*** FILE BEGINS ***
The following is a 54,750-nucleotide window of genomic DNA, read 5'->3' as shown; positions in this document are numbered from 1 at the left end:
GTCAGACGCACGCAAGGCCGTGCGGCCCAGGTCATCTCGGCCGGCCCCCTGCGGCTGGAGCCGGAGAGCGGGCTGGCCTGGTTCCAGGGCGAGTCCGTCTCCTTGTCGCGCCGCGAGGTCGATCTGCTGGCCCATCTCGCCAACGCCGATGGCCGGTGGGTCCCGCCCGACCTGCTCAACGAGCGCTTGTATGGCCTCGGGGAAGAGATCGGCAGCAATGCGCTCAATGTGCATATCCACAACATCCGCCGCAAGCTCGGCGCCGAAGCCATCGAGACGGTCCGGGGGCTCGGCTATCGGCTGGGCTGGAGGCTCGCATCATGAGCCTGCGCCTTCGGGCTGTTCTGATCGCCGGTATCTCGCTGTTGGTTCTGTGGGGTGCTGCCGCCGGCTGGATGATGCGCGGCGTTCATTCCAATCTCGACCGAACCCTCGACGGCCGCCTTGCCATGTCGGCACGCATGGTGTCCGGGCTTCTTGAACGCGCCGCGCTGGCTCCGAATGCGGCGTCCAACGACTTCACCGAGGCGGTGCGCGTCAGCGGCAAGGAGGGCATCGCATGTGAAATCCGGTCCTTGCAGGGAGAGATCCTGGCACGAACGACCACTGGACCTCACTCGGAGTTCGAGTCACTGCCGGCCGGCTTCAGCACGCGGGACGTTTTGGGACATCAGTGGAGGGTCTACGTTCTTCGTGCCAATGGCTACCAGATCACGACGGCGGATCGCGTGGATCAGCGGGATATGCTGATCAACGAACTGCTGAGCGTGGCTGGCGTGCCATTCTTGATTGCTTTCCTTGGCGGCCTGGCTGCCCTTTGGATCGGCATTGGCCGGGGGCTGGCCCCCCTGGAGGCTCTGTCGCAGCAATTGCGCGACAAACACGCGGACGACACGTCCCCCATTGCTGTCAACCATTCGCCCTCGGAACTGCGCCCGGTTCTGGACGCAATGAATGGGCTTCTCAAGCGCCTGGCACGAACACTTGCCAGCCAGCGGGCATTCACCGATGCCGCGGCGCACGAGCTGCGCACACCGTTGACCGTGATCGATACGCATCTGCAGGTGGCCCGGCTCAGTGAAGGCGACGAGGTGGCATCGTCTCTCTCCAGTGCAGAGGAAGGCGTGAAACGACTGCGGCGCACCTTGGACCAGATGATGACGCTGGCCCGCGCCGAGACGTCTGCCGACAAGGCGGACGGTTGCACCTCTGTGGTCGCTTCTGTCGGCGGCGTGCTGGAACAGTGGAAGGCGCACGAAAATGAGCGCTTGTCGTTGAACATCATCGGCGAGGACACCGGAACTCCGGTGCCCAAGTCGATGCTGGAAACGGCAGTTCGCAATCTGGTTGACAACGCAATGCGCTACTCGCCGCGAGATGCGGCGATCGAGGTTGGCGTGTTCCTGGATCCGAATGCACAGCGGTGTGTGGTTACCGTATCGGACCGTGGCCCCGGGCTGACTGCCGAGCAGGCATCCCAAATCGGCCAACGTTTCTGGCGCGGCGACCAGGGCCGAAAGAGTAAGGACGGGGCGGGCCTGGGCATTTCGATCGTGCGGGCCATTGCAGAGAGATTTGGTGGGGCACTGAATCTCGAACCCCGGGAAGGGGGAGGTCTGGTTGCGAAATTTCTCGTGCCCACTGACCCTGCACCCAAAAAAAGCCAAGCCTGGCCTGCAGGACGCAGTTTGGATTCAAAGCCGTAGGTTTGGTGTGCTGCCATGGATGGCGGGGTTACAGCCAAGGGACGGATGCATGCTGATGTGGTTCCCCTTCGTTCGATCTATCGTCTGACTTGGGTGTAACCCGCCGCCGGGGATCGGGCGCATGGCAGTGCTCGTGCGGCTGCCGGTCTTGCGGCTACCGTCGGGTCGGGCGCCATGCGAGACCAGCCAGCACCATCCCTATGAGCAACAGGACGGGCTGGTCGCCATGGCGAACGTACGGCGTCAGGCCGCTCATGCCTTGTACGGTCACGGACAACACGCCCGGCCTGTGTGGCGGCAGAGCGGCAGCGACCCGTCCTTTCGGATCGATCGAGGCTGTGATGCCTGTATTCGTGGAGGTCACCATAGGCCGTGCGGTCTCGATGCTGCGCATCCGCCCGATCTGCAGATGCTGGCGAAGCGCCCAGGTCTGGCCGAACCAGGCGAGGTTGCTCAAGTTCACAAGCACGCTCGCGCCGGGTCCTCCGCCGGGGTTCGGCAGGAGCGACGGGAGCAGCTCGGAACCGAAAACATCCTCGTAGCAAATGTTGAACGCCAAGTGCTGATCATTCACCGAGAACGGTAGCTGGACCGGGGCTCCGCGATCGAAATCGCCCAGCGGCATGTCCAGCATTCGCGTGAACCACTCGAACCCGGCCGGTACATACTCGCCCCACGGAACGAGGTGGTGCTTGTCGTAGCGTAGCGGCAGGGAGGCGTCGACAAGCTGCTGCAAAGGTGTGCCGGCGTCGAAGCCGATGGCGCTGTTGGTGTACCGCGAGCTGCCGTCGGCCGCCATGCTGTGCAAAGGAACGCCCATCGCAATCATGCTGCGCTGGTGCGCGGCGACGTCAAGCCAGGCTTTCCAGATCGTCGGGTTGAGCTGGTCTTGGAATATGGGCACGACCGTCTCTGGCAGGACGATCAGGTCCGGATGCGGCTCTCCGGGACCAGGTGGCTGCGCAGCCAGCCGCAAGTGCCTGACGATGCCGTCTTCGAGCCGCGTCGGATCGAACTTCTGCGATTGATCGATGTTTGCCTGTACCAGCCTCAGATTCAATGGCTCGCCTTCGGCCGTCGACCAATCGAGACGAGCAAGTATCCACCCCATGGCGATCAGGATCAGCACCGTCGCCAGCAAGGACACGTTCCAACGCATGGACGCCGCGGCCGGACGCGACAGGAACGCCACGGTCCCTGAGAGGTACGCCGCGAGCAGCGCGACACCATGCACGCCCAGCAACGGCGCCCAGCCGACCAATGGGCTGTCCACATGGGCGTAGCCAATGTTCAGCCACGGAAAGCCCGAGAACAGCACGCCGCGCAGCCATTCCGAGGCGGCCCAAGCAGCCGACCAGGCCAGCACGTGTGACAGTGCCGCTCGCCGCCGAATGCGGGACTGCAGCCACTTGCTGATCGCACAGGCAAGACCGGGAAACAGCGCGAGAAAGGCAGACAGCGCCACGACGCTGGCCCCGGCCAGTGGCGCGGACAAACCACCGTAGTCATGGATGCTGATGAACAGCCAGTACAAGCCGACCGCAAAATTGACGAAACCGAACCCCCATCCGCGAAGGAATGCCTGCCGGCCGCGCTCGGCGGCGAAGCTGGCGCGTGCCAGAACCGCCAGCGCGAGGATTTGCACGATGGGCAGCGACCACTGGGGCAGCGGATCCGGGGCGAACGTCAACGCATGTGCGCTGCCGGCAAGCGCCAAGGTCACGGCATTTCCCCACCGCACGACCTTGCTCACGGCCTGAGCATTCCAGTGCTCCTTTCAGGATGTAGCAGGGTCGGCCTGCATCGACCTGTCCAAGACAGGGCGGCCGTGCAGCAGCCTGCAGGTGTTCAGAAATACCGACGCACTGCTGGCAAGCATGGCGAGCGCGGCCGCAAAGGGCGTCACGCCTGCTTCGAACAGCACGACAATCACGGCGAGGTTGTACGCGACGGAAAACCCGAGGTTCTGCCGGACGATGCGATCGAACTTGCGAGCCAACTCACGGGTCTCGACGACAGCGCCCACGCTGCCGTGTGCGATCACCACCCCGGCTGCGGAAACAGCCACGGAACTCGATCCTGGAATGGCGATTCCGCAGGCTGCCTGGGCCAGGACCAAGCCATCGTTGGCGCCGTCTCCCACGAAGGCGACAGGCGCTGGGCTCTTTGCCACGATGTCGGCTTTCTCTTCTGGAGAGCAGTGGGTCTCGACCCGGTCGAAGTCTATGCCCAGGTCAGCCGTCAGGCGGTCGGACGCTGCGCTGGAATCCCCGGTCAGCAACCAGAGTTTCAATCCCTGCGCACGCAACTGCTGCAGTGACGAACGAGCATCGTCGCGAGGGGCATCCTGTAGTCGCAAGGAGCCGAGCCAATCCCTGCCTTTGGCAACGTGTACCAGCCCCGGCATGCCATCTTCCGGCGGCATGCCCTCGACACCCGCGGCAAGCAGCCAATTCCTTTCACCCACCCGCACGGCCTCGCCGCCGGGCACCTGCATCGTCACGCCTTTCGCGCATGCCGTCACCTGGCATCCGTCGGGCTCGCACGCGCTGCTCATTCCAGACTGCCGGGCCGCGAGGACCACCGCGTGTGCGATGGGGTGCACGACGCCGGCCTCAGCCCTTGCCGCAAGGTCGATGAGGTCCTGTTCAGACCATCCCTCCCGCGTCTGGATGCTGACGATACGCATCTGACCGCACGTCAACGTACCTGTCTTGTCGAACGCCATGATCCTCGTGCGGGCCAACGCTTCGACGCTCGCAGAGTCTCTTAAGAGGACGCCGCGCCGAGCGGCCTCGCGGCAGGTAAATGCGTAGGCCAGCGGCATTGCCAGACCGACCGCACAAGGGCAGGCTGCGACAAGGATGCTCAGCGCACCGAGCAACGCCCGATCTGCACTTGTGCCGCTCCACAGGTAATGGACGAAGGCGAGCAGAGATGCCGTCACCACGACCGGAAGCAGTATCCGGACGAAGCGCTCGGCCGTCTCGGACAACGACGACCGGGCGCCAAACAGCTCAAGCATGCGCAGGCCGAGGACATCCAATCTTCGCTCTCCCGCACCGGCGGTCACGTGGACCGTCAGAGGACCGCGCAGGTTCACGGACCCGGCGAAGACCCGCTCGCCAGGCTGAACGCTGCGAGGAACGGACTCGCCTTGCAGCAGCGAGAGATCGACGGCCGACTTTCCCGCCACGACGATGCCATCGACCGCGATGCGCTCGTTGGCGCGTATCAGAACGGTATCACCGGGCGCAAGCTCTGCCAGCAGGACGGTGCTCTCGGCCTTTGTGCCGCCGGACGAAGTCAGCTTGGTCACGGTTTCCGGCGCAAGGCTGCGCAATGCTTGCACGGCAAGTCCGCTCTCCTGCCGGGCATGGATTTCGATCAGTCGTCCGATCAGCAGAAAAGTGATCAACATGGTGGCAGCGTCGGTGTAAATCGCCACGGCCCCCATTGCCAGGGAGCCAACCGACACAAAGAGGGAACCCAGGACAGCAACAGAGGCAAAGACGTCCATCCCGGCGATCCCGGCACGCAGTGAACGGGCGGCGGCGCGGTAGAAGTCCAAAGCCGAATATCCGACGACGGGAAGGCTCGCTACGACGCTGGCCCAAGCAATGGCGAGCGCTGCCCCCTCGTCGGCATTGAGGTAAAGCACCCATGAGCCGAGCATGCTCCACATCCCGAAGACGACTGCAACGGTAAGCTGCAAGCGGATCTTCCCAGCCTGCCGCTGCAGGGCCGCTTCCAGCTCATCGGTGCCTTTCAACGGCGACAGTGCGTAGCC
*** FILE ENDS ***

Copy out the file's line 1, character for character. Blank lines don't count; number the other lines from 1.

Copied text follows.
The following is a 54,750-nucleotide window of genomic DNA, read 5'->3' as shown; positions in this document are numbered from 1 at the left end: